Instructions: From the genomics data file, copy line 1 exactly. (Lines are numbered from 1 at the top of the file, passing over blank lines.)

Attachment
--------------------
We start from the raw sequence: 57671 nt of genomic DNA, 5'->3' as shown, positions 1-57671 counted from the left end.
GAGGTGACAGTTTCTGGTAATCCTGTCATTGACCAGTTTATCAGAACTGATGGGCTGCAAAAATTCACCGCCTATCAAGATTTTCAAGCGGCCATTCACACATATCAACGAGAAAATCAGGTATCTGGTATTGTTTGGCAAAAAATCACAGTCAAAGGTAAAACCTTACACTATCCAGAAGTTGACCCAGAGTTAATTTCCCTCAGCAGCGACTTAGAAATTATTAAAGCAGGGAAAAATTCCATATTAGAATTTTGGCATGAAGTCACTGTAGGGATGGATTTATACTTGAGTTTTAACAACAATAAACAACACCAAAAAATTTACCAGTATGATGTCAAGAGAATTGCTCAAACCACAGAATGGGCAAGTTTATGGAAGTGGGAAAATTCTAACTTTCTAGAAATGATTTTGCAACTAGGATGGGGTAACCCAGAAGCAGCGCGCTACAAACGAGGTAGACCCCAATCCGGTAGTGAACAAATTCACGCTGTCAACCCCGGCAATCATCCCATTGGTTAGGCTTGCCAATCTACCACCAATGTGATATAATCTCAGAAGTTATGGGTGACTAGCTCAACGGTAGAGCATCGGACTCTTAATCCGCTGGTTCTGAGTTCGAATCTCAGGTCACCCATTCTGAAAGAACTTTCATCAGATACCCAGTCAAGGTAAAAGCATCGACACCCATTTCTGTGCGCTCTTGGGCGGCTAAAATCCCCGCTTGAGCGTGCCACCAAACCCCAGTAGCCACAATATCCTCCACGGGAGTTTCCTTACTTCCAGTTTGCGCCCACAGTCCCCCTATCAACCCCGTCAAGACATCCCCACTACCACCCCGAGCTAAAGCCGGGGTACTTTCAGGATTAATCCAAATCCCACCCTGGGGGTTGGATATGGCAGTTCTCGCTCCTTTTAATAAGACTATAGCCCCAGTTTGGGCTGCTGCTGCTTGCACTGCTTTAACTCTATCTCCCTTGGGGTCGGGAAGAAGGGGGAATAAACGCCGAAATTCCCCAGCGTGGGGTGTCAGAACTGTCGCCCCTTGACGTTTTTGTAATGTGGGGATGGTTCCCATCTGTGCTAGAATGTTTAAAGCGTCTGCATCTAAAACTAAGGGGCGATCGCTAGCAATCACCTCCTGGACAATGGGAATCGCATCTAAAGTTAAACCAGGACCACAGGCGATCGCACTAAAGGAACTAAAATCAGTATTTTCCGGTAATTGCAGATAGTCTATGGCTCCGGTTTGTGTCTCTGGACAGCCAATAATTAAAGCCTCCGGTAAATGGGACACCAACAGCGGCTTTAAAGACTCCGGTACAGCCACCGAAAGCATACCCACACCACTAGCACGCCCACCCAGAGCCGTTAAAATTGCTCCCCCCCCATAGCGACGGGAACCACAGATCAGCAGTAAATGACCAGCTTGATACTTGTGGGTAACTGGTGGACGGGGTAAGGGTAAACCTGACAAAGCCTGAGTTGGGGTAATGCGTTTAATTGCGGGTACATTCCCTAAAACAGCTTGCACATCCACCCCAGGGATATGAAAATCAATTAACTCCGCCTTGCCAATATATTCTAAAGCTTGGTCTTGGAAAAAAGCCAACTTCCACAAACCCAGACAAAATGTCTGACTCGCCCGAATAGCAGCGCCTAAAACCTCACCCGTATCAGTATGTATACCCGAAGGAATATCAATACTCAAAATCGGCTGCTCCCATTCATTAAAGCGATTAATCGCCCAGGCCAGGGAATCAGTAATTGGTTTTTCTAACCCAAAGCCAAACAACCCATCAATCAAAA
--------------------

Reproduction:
We start from the raw sequence: 57671 nt of genomic DNA, 5'->3' as shown, positions 1-57671 counted from the left end.